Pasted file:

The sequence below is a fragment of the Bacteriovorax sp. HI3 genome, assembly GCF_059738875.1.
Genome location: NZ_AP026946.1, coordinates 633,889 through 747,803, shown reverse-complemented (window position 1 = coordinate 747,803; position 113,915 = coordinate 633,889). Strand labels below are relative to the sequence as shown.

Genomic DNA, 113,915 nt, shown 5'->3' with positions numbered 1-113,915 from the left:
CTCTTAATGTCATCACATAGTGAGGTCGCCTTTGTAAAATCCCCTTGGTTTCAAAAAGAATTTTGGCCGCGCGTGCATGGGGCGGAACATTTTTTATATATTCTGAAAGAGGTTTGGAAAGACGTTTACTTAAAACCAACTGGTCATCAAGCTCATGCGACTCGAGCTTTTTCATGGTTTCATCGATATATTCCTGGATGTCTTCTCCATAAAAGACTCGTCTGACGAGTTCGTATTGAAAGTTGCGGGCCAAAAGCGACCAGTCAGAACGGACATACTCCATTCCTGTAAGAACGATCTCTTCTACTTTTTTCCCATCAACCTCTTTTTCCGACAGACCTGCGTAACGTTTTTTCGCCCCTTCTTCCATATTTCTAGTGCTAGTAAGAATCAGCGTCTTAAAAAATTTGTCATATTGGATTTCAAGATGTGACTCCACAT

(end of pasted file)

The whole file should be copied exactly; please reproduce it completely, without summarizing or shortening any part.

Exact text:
The sequence below is a fragment of the Bacteriovorax sp. HI3 genome, assembly GCF_059738875.1.
Genome location: NZ_AP026946.1, coordinates 633,889 through 747,803, shown reverse-complemented (window position 1 = coordinate 747,803; position 113,915 = coordinate 633,889). Strand labels below are relative to the sequence as shown.

Genomic DNA, 113,915 nt, shown 5'->3' with positions numbered 1-113,915 from the left:
CTCTTAATGTCATCACATAGTGAGGTCGCCTTTGTAAAATCCCCTTGGTTTCAAAAAGAATTTTGGCCGCGCGTGCATGGGGCGGAACATTTTTTATATATTCTGAAAGAGGTTTGGAAAGACGTTTACTTAAAACCAACTGGTCATCAAGCTCATGCGACTCGAGCTTTTTCATGGTTTCATCGATATATTCCTGGATGTCTTCTCCATAAAAGACTCGTCTGACGAGTTCGTATTGAAAGTTGCGGGCCAAAAGCGACCAGTCAGAACGGACATACTCCATTCCTGTAAGAACGATCTCTTCTACTTTTTTCCCATCAACCTCTTTTTCCGACAGACCTGCGTAACGTTTTTTCGCCCCTTCTTCCATATTTCTAGTGCTAGTAAGAATCAGCGTCTTAAAAAATTTGTCATATTGGATTTCAAGATGTGACTCCACAT